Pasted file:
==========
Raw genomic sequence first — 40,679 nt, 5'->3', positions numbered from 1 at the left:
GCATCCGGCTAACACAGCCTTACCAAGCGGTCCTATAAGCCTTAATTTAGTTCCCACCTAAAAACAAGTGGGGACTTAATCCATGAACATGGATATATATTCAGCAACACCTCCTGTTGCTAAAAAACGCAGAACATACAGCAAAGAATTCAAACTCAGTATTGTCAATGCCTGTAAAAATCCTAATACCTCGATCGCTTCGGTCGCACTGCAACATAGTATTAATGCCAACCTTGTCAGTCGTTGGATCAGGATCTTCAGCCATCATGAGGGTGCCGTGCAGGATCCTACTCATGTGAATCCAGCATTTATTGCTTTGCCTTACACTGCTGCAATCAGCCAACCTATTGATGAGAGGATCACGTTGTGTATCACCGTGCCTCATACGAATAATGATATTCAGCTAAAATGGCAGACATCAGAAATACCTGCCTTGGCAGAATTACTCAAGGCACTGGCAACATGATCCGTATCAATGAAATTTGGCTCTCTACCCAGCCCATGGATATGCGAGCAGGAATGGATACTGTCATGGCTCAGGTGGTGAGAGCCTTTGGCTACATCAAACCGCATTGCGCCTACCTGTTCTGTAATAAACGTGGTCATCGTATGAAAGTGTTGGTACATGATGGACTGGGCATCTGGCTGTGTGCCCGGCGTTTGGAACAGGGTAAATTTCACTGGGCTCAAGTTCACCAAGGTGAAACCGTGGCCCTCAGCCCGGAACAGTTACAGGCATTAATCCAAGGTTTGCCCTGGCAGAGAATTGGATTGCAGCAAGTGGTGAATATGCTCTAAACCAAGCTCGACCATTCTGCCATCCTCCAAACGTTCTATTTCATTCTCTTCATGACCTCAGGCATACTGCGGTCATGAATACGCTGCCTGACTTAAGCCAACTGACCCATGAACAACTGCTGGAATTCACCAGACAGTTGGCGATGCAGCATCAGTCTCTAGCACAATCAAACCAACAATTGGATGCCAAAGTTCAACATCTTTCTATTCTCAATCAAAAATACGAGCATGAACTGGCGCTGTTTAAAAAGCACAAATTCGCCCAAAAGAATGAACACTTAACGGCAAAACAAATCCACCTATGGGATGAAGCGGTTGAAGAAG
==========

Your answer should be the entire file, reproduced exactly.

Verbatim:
Raw genomic sequence first — 40,679 nt, 5'->3', positions numbered from 1 at the left:
GCATCCGGCTAACACAGCCTTACCAAGCGGTCCTATAAGCCTTAATTTAGTTCCCACCTAAAAACAAGTGGGGACTTAATCCATGAACATGGATATATATTCAGCAACACCTCCTGTTGCTAAAAAACGCAGAACATACAGCAAAGAATTCAAACTCAGTATTGTCAATGCCTGTAAAAATCCTAATACCTCGATCGCTTCGGTCGCACTGCAACATAGTATTAATGCCAACCTTGTCAGTCGTTGGATCAGGATCTTCAGCCATCATGAGGGTGCCGTGCAGGATCCTACTCATGTGAATCCAGCATTTATTGCTTTGCCTTACACTGCTGCAATCAGCCAACCTATTGATGAGAGGATCACGTTGTGTATCACCGTGCCTCATACGAATAATGATATTCAGCTAAAATGGCAGACATCAGAAATACCTGCCTTGGCAGAATTACTCAAGGCACTGGCAACATGATCCGTATCAATGAAATTTGGCTCTCTACCCAGCCCATGGATATGCGAGCAGGAATGGATACTGTCATGGCTCAGGTGGTGAGAGCCTTTGGCTACATCAAACCGCATTGCGCCTACCTGTTCTGTAATAAACGTGGTCATCGTATGAAAGTGTTGGTACATGATGGACTGGGCATCTGGCTGTGTGCCCGGCGTTTGGAACAGGGTAAATTTCACTGGGCTCAAGTTCACCAAGGTGAAACCGTGGCCCTCAGCCCGGAACAGTTACAGGCATTAATCCAAGGTTTGCCCTGGCAGAGAATTGGATTGCAGCAAGTGGTGAATATGCTCTAAACCAAGCTCGACCATTCTGCCATCCTCCAAACGTTCTATTTCATTCTCTTCATGACCTCAGGCATACTGCGGTCATGAATACGCTGCCTGACTTAAGCCAACTGACCCATGAACAACTGCTGGAATTCACCAGACAGTTGGCGATGCAGCATCAGTCTCTAGCACAATCAAACCAACAATTGGATGCCAAAGTTCAACATCTTTCTATTCTCAATCAAAAATACGAGCATGAACTGGCGCTGTTTAAAAAGCACAAATTCGCCCAAAAGAATGAACACTTAACGGCAAAACAAATCCACCTATGGGATGAAGCGGTTGAAGAAG